When I was in my early teens, there was, not far from where I lived, an area of wasteland left over from a demolished council estate. Called Stow Estate, it was the place to go to hunt for slow-worms. Now there's a misnomer if ever there was one. You'd find them under bits of corrugated iron warmed by the sun. You'd lift it up, and stare at the grass underneath. And stare and stare, and you would never see the slow-worm until it moved. Then, if you were quick enough you could grab it just behind the head, but if you missed it, it was gone, and you had missed your chance. I used to bring them home and release them into the garden. They stayed in the compost heap and ate slugs and snails.
Today I found a handsome green lizard in my garden under some hardboard. Since it's January, I think he must be hibernating. I disturbed him just enough to take this photo, and then put the hardboard back into place. I can always tidy it up later, when the weather is warm enough to be sure that he will have gone his way.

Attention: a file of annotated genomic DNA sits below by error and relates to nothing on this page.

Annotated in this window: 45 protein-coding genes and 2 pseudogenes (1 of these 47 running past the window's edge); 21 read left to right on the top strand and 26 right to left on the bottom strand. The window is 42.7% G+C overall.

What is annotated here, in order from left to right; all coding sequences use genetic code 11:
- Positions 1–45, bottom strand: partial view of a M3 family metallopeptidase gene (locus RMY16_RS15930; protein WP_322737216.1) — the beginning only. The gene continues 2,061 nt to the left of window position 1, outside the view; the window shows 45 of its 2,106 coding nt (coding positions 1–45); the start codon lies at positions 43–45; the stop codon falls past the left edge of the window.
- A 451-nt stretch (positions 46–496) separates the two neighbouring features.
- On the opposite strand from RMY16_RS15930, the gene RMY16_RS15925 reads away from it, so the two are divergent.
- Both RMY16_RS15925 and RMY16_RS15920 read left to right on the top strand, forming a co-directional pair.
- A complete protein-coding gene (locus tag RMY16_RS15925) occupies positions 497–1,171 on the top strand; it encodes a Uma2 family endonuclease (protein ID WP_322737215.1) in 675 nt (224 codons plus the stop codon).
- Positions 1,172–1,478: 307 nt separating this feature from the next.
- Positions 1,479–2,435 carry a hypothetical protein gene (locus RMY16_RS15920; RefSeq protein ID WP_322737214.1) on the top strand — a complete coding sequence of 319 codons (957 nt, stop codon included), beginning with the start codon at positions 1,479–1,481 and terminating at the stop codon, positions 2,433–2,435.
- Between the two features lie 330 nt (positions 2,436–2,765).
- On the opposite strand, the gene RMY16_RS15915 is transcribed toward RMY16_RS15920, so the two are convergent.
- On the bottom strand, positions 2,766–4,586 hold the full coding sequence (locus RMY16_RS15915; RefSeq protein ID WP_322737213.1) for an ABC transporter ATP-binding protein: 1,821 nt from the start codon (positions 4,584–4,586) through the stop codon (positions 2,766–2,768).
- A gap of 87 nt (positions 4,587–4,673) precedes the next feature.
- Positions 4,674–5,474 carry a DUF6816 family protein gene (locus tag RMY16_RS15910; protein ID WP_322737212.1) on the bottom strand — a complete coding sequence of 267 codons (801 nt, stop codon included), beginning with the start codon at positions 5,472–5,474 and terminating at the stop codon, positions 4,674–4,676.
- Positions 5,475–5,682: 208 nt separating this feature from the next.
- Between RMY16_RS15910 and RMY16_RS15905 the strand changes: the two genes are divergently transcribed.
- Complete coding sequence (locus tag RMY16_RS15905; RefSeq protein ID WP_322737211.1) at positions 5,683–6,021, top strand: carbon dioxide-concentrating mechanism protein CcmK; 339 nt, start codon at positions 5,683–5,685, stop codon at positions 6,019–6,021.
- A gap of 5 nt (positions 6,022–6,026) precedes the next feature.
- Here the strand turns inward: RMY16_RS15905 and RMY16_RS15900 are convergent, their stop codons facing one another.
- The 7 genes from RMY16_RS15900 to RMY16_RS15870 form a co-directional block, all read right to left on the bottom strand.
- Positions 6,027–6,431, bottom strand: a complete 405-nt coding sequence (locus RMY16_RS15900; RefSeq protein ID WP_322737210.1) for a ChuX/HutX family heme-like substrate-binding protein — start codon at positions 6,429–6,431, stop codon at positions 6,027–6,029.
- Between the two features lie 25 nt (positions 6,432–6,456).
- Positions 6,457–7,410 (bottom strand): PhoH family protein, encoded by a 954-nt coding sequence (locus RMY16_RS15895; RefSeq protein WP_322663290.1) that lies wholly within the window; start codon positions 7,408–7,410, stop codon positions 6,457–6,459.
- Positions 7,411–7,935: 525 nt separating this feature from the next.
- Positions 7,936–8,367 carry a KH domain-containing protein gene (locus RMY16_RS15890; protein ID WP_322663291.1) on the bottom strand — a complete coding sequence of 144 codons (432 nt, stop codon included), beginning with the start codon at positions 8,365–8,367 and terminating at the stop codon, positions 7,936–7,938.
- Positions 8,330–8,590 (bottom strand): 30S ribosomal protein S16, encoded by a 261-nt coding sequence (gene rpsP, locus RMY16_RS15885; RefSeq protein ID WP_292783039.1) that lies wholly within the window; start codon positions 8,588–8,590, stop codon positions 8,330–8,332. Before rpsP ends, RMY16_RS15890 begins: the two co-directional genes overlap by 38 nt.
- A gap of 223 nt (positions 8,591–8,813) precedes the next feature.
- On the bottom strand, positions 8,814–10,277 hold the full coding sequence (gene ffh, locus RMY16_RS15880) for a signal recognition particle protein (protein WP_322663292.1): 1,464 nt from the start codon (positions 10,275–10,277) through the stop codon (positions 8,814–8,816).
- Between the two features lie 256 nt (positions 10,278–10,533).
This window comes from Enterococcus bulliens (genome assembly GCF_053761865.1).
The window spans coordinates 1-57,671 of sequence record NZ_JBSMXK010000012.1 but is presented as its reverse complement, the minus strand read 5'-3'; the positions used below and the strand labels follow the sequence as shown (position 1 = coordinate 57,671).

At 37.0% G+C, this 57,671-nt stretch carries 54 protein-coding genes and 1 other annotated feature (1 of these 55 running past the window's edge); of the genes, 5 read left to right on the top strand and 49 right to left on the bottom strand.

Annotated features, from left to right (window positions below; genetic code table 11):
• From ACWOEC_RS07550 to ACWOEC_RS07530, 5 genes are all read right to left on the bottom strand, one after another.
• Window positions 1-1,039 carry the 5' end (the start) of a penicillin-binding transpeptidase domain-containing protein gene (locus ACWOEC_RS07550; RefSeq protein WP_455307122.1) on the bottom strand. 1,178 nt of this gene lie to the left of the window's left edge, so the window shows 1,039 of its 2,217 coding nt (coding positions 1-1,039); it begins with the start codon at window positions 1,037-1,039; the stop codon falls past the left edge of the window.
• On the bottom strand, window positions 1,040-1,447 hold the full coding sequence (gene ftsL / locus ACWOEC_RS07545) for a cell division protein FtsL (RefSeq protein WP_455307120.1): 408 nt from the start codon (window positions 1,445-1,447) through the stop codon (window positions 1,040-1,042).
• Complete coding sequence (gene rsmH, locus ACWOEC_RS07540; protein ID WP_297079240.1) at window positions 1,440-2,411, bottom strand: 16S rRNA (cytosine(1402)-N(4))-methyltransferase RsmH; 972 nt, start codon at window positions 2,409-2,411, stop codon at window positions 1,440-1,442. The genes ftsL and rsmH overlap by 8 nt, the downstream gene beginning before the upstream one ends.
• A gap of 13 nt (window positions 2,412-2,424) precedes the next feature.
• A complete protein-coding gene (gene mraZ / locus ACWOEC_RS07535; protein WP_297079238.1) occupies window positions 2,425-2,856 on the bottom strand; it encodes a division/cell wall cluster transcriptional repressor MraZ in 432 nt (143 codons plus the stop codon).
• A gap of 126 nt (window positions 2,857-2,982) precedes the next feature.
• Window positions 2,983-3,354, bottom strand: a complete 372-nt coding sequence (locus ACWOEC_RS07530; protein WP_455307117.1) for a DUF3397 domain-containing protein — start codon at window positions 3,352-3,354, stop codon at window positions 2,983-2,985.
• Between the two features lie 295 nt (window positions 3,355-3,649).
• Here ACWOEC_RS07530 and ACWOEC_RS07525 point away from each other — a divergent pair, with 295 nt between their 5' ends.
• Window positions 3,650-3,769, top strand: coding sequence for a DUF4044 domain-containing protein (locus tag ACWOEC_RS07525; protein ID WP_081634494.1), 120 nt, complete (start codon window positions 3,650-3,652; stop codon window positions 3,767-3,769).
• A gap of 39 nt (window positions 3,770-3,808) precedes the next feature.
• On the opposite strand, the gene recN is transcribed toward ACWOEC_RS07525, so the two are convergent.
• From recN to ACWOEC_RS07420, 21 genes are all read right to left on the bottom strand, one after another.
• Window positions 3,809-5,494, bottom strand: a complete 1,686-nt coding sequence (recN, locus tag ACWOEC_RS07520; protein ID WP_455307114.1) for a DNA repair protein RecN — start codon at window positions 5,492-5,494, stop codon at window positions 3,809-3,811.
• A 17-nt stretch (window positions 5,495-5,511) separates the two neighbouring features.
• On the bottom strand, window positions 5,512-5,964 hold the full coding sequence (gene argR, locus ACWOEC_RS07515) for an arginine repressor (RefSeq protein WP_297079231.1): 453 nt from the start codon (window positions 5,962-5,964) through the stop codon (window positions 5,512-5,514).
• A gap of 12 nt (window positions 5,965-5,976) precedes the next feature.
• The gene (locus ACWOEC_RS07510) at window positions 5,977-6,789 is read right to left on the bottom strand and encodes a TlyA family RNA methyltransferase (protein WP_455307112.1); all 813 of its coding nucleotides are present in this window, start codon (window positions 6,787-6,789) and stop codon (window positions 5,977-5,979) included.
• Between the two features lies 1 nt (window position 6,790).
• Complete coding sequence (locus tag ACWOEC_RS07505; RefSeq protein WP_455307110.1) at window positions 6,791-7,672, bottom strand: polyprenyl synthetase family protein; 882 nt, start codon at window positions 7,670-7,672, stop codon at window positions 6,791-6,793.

Last year I was demolishing a small dry stone wall. There behing one of the stones was a grass snake. Unfortunately, as I demolished the wall, he kept moving along it, so I kept uncovering him a bit farther along. Since a snake can come to harm behind a wall in the process of being dismantled, the next time I saw him I tried poking him to get him to go away. He hissed at me. Quietly. But it was menacing in such a way that my hair stood on end. Must be some racial memory of dangerous snakes. But at least, he disappeared straight after.
Incidentally, the french word for lizard is lézard, but they also have a verb "lézarder, to lizard", used informally, which means to lie around basking in the sun.
My green lizard
My grass snake